Glucose metabolism is regulated not only at the enzyme activity level but also at the gene expression level (6,7). In general, transcription of the glycolytic enzyme gene is stimulated by insulin/glucose, whereas that of the gluconeogenic enzyme gene is enhanced by glucagon/cAMP. Glucocorticoid also is involved in the regulation of a variety of glycolytic/gluconeogenic enzyme genes. In this context, it is interesting to note how the expression of the bifunctional PFK2/FBP2 gene is regulated by these hormones and factors mentioned above. Previous studies have shown that the amount of rat PFK2/FBP2 mRNA was increased by fasting/refeeding and by insulin in vivo (8), whereas the inhibitory effect of glucagon/cAMP was observed in adult rat hepatocytes in vitro (9). In addition, glucocorticoid increased PFK2/FBP2 mRNA in rat hepatoma cell lines (10,11). These findings suggest that hormones/factors involved in glucose metabolism have profound effects not only on PFK2/FBP2 activity but also on its mRNA expression. However, the molecular mechanism of PFK2/FBP2 gene expression is not yet characterized, and the transcription factor(s) involved is unidentified. Thus, in this study, we first examined the transcriptional regulation of the PFK2/FBP2 gene both in vitro and in vivo. We also tried to identify the transcription factor(s) and its cis-acting element(s) responsible for the hormonal/nutritional regulation of PFK2/FBP2 gene expression.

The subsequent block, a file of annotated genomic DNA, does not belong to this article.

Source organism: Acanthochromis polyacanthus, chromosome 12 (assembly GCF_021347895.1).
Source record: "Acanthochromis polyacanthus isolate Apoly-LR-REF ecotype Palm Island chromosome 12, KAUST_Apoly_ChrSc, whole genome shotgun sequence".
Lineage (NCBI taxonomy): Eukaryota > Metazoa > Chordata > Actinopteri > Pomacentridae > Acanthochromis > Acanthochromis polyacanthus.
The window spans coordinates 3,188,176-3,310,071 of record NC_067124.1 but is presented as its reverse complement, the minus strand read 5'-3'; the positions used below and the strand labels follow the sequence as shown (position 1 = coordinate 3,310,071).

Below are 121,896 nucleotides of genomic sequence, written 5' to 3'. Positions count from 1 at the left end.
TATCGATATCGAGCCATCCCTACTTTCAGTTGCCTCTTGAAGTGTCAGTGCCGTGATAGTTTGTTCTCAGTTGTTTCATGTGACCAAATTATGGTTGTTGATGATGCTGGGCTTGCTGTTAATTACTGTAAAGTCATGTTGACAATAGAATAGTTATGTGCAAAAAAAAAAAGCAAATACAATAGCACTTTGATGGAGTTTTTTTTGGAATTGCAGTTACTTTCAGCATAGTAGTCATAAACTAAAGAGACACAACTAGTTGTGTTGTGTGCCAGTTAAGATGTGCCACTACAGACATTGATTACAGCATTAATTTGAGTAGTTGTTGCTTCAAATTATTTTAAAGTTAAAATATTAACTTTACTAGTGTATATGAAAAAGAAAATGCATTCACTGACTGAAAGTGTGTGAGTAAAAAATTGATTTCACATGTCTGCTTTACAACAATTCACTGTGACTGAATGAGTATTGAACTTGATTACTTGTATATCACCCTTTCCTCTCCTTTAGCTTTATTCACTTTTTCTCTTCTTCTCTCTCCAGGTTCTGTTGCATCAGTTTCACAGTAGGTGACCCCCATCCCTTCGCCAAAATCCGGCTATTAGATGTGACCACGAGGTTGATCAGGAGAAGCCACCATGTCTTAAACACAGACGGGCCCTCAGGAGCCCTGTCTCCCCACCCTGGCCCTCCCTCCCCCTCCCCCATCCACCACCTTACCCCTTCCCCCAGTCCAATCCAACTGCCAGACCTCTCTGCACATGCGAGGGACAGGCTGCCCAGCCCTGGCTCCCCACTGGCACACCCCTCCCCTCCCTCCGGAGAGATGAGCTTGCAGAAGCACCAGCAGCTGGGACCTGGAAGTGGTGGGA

RESEARCH DESIGN AND METHODS
Reagents and plasmids.
Insulin, dexamethasone, and forskolin were obtained from Sigma (St. Louis, MO), and the specific liver X receptor (LXR) α agonist TO-901317 was from Calbiochem (San Diego, CA). The 5′-promoter regions of the human PFK2/FBP2 gene (−1197/+33 bp; +1 designates the transcription start site) and the human LXRα gene (−2191/+77 bp) were cloned by PCR and incorporated into a pA3Luc luciferase reporter plasmid (PFK2/FBP2-Luc and LXRα-Luc, respectively). A variety of deletion mutants of the PFK2/FBP2 promoter-reporter plasmids (−698, −448, and −282/+33 bp), a heterologous promoter construct containing only the LXR response element (LXRE) 2 of the PFK2/FBP2 gene (−191/−165 bp) and the thymidine kinase (TK) minimal promoter, and expression plasmids for the human glucocorticoid receptor, insulin receptor, LXRα, LXRβ, retinoid X receptor α (RXRα, sterol response element–binding protein 1c (SREBP1c) (12), carbohydrate response element–binding protein (ChREBP), and max-like protein X (Mlx) (13) also were constructed by standard molecular cloning techniques.
The human hepatocyte–derived HuH7 cells were grown in DMEM (Sigma) supplemented with 10% fetal bovine serum. Cultured cells were maintained at 37°C in a humid atmosphere with 5% CO2.
In each experiment, cells were plated and cultured in 24-well plates with 50% confluency. Twenty-four hours after plating, the cells were transfected with the test plasmids (reporter plasmid with/without expression plasmid[s] when necessary) using the FuGene 6 transfection reagent (Roche, Indianapolis, IN). When different amounts of an expression plasmid(s) were used in an experiment, a complementary amount of the same plasmid without complementary DNA was used so that the net amount of the plasmids transfected was equal among the groups. On the next day, the medium was changed to serum-free medium with 0.1% BSA.